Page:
The Washington, DC Auto Show
As a committed enthusiast of most things automotive (I’ve yet to bond with the dually, and only recently have developed any interest in Toyota’s Prius), I’ve also served as a committed drum beater for the Auto Show. Almost from their inception, new cars – and later trucks, and much later SUVs – have been put in front of the public at auto shows, typically organized by local dealer organizations. For the enthusiast there’s no better way to see what’s new. And for the consumer, there’s no better way – certainly no more efficient way – to compare competitive product on a back-to-back basis. For the above reasons (and as my own form of rationalization) I attended the preview day of the 2024 Washington, DC Auto Show.
And I gotta’ tell you: Without significant changes in the show’s organization and rollout, my attendance will be even more difficult to rationalize in 2025. Post-Covid, where we could do almost everything via Zoom (except that colonoscopy…), the importance of ‘feet on the ground’ was diminished. And as you’d guess from this vantage point, press launches no longer required a plane ticket; they only required a link. Since the pandemic I’m told the press launch – with plane tickets – has been revived, but the number of automotive OEMs skipping the auto show has only grown.
I could fill an entire article with a list of those automotive manufacturers not at Washington’s DC auto show, but to keep it concise know that almost all of the luxury carmakers – Audi (which is headquartered in nearby Reston, VA), BMW, Benz, Jaguar, Porsche and Genesis – were absent, with only Acura, Lexus and Volvo present and accounted for. Also – inexplicably – Tesla, Lucid and Polestar were in the convention center’s lower level, but it was essentially little more than cars parked, with almost no staging or signage. And the absence of luxury vehicles is made more inexplicable by the area’s wealth; within the DC, Virginia and Maryland zip codes you have some of the most concentrated wealth in the country. Drain the swamp? You’ll need to bring an armored tank truck.
The most notable absence was Stellantis, the corporate parent of Chrysler, Dodge, Jeep and RAM trucks. Following the UAW strike Stellantis is reconsidering the value of the auto show, and to that end the area typically occupied by Stellantis was given to a small Nissan exhibit (I believe Nissan was brought up from its previous basement location) and an EV test track. The same decision was made for this fall’s Los Angeles auto show, and that absence is notable for a couple of reasons. First, with an evolving lineup which includes more electrification, there’s no better way to demonstrate that evolution than at the auto show. And if Stellantis is so cash-strapped following the strike, why does it carpet bomb local airwaves with almost non-stop Jeep and RAM advertisements? Better – I think – to get consumers into seats at the show, and later direct them to their area dealer.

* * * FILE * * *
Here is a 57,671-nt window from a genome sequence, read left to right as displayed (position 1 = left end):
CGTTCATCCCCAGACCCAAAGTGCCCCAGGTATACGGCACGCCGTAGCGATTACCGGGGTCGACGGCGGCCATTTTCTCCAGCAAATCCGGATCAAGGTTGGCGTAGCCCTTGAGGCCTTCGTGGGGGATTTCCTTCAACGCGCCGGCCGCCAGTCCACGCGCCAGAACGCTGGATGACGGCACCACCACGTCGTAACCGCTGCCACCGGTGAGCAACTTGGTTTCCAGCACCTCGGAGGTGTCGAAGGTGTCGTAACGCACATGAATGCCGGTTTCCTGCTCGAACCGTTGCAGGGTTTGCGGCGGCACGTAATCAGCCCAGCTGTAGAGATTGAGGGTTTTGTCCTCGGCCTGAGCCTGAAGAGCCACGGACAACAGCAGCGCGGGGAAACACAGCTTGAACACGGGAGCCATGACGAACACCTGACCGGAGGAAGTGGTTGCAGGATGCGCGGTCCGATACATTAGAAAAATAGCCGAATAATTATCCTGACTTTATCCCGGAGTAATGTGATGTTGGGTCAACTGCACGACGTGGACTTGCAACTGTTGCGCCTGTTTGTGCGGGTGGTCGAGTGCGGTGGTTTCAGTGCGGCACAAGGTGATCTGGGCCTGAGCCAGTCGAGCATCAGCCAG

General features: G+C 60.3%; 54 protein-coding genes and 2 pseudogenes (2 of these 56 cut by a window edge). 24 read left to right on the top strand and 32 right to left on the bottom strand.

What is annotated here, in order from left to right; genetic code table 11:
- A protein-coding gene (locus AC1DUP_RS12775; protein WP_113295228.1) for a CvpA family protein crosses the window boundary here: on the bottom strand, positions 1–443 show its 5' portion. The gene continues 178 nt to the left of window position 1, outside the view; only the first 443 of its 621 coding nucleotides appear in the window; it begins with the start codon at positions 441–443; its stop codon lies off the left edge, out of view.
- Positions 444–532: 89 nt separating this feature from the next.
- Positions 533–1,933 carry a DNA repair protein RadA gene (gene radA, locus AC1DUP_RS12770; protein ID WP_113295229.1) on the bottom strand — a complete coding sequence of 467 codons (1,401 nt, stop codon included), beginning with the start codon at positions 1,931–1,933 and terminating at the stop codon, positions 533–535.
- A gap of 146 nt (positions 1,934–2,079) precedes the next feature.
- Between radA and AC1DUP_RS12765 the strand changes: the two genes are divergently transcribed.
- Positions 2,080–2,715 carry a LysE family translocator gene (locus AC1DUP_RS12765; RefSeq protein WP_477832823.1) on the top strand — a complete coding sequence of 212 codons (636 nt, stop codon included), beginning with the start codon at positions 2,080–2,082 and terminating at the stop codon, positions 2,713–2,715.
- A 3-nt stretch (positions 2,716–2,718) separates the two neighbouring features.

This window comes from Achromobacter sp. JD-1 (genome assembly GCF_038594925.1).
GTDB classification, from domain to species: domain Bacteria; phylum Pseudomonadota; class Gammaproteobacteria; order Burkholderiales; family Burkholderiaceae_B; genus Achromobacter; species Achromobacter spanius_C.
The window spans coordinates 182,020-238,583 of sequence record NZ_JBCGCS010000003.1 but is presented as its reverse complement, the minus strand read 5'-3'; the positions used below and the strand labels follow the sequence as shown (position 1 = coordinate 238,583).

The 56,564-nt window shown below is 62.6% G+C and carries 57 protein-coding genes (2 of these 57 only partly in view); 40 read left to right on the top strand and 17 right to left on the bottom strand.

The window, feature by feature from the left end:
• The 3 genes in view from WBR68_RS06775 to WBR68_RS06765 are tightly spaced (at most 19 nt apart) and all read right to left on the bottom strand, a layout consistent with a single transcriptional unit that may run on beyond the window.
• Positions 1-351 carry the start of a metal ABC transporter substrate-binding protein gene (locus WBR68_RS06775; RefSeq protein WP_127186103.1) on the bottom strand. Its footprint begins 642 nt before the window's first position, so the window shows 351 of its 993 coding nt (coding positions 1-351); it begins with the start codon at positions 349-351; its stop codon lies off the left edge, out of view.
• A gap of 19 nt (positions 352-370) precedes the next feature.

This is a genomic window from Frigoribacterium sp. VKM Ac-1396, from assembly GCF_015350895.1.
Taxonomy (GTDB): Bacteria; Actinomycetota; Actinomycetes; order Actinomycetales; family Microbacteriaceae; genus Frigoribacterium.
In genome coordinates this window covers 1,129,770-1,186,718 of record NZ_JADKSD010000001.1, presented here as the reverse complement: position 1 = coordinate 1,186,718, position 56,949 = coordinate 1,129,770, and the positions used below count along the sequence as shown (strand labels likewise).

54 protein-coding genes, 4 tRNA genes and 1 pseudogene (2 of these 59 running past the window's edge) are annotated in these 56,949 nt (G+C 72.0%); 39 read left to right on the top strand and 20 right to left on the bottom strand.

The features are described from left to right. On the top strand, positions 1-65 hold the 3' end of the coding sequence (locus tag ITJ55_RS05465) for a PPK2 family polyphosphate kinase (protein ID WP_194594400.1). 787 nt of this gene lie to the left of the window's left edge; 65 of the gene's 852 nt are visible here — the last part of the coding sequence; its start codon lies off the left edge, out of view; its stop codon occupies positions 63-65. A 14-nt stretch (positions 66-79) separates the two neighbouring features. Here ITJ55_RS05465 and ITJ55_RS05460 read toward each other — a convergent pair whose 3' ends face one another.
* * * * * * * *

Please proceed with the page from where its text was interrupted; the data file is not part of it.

Offsetting those absences was a significant presence provided by Acura, Chevrolet, Ford, Honda, Kia, Nissan, Toyota and Lexus upstairs, along with Hyundai, Subaru and Volvo in the lower level. And to their collective credit, there was quite a bit of the ‘new’ that you hope to see at a January show. Acura features its all-new ZDX EV, while its Honda sibling – the Prologue – was parked immediately next door. At Lexus the display featured the adventure-oriented GX 550, while at Toyota the all-new Land Cruiser (coming to showrooms this summer?) was joined by the Grand(er) Highlander and wagon-esque Crown Signia.
For their proactive PR we give a shout-out to our colleagues at Toyota. They arranged a walkaround of Toyota’s aggressively re-engineered Camry, and that walkaround was both competent and complete. Most of the Camry changes are to its platform and content; all Camrys are now hybrid, while continuing to feature both front-wheel drive and all-wheel drive. Stylistic tweaks are just that – tweaks. But we’re promised heightened efficiency, all-season capability and a more engaging driving experience. So put down your iPhones, Middle America, and drive!
Korean carmaker Kia did its part by parking the all-new, 3-row EV 9 on the corner of its display, with pricing already announced. Its press launch took place at the same time as the DC show’s media preview, so there was no walkaround – only tires to be kicked.
Downstairs, with most of its square footage given to EV test tracks, Hyundai had the company’s refreshed Elantra, all-new Kona, all-new Santa Fe and still-feels-new Ioniq 6 front and center. The Ioniq 6 remains striking, and is a great argument for the 4-door sedan in the EV space.
For those still willing to identify as enthusiasts, Aston Martin, Ferrari and McLaren enjoyed a small display, augmented by a separate area for vintage Ferraris.
Identifying itself as the nation’s Public Policy show, those policy discussions are compelling for the preview day provided to the media, but don’t really move the needle when attempting to create excitement for the driving – and buying! – public.
I’m now wondering if the District of Columbia even deserves an auto show, given the proliferation of both 25-mph speed limits and red light cameras within the District. I believe it would be better to give the area auto show to one of the Virginia suburbs, where people need cars, like cars and have the space to drive them. And – not incidentally – a place to park them!